OK, so you have decided you fancy a change of shoes! the car needs something a bit different to the old things that came out of the factory, you have spotted some wheels on another Ford or another motor that you think are a bit of "alright!" and you want to know - will they fit?
Start off with this:
choose your car model (Ford in this case ) and look for your model.
I can see my car is a Ford Focus CMAX, and it has a PCD Value of "5×108" and an offset of 35-45 and a bore of 63.4. If you do a "find" on the ford page for all cars with the same PCD, you can compare the offset and bore and ensure they are the same. So I can see I use the same wheels on my CMAX as the Focus (2004 on), Galaxy (2006 on), Kuga, Mondeo (2000 on) and the SMAX.
If you want to look at other wheels outside of this then visit http://www.potn.co.u...tuds-et-offset/
Now, search for your PCD (5x108) and you will see other cars with the same PCD. You can then look further to see if they are the same offset region and bore as provided on wheelfitment.net, and hopefully you can find a perfect match on another car!
Here's a list of other cars with the same PCD as mine! I would need to research them to see if they have the same offset and bore!
Ford: C-max / Focus / Mondeo / Transit Connect
Jaguar: S type / X type
Peugeot: 407/ 605 / 607
Renault: Espace / Laguna / Scenic RX4
Volvo: C70 / S40 / S50 / S60 / S70 / V70 / S80 / S90 / V90 / XC9
NOTE: I am not responsible for the content of other websites, this is only a guide to help you find other wheels. I cannot be held responsible if you go out and buy a set of shiny wheels and tyres because they look the same, and in fact the values are different
A note courtesy of Georgen:
Add wobble nuts into the equation and the list gets bigger, but would be my last option on a wheel I really really had to have.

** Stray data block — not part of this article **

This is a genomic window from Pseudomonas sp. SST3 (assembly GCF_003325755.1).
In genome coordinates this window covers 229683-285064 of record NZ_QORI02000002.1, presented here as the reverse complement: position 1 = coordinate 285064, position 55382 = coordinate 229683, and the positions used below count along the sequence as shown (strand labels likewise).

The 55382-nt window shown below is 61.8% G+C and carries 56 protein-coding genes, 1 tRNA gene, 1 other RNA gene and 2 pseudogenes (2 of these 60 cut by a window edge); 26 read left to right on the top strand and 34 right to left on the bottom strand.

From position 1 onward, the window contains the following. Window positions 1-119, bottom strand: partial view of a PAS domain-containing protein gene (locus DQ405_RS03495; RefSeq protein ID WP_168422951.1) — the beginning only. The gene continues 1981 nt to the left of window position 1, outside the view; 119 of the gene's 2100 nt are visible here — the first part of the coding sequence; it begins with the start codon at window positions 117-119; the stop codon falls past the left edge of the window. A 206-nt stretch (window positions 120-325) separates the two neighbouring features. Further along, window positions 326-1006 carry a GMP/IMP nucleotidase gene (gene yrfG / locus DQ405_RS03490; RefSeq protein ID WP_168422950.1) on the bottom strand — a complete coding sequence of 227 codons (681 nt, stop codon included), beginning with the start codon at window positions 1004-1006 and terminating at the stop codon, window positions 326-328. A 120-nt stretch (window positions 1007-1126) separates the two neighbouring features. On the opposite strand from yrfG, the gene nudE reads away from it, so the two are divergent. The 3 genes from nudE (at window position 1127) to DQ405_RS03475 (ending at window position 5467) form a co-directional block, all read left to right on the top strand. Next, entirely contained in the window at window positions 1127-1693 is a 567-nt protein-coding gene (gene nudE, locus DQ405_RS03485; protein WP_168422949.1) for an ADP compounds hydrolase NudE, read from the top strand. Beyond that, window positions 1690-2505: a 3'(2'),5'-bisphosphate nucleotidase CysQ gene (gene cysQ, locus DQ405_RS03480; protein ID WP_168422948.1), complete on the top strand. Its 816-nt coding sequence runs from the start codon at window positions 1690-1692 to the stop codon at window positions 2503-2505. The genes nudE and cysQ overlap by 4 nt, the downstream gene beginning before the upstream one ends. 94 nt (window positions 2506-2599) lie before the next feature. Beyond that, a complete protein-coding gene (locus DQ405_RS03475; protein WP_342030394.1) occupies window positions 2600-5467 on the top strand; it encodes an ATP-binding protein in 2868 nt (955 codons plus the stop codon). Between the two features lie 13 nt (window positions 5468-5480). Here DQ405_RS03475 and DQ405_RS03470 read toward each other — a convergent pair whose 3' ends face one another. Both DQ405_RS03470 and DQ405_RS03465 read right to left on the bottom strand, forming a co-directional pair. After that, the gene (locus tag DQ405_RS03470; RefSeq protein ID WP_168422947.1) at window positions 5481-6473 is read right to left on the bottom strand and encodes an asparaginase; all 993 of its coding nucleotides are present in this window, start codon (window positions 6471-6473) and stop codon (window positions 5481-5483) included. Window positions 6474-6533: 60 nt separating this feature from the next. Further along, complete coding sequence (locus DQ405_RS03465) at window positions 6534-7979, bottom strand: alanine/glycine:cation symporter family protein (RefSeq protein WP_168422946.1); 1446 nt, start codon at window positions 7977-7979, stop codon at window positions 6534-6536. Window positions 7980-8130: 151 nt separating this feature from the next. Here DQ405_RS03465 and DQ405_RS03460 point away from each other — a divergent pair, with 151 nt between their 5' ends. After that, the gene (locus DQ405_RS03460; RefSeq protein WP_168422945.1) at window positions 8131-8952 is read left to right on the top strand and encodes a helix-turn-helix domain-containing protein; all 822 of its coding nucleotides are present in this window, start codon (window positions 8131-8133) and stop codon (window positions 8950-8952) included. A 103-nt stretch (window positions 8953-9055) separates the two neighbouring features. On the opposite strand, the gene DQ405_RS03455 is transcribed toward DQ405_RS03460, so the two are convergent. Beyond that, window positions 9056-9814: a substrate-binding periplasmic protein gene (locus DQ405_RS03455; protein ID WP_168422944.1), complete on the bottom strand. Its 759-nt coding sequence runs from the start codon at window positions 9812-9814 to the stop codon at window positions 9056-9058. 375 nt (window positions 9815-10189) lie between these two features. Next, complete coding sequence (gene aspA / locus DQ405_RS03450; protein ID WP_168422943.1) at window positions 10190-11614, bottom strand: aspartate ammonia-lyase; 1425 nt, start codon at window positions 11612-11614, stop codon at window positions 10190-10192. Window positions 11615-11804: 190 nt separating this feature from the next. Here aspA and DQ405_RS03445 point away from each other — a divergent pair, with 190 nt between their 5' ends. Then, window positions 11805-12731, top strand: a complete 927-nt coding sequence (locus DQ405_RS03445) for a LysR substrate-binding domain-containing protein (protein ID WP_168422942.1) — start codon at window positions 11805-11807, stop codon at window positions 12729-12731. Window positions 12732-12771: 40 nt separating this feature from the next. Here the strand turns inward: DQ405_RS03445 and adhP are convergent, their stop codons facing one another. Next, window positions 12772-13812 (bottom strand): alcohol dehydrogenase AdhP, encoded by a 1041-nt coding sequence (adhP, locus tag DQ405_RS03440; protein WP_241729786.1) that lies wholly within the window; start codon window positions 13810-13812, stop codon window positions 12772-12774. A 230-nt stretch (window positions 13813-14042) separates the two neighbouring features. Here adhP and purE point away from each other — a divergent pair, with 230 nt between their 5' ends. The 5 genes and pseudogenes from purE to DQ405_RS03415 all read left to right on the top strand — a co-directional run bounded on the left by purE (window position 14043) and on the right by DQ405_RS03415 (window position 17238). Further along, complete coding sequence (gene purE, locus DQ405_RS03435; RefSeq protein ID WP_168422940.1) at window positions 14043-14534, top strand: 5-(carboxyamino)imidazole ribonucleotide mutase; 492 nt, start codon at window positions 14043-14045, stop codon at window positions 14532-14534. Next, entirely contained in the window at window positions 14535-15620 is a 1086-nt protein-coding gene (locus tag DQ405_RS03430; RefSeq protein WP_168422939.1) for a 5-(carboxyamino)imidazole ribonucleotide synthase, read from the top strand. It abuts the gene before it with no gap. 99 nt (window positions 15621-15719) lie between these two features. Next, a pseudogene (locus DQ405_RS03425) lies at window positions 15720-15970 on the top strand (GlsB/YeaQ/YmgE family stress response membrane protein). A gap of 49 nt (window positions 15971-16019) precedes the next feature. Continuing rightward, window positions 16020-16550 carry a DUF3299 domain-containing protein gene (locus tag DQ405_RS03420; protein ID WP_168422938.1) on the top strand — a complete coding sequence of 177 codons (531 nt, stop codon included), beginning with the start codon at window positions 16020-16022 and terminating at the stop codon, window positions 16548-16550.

A more popular choice is wheel adaptors, have you not wondered how a wide selection of cars run Porsche wheels even when the car originally has 4 studs not 5 this is how.
also if centre bore larger you can buy spigot rings to bring it down to the correct size and always check you are using the right nuts for the wheel.
Et is a funny one, imagine the wheel looking through the tyre tread, then imagine a line going through wheel at the centre line, if that line matches up with the mating surface of the wheel, ie the bit that touches your hub, that would be Zero ET, now as ET rises the wheel would move in-towards the centre of the axle by the amount of the ET which in turn is a measurement in millimetres,
so if you current wheels had an offset of ET 35 and your new wheels have an ET of 25 if your rims are the same width ie 7" then the rim would move out towards yourself 10mm. when playing with different ET if you get it wrong you can either have the wheel sitting that far in the arch it fouls on the inside or that far out that the wheel sticks out from the bodywork.
When putting different width wheels on you have to account for the width difference with the ET as it will
affect clearance internally and how far the wheel sits outwards.
you can add spacers to correct ET, so a 10mm spacer on a ET35 wheel would make the finished wheel/spacer combo an ET of 25, but if you start with an Et too low it would stick out the side of the car and theres nothing you can do.
so the lower the ET the further out of the body they sit and the higher the further in to the body they sit other known as poke and tuck.
If you have lowered your car all the above is a lot harder as your margins are a lot smaller and your current wheels will have the ET stamped on the inside so you know where your starting.
Sorry for the long crack on on ET but its the one people mess up on and either make your car look rubbish or turns out costly as they wont fit. Ill end it there before I bore the other half that is still reading this.
A note courtesy of Stevegtuk
With this site
You select your make and model and it tells you what other makes and models fit without having to do any searching yourself.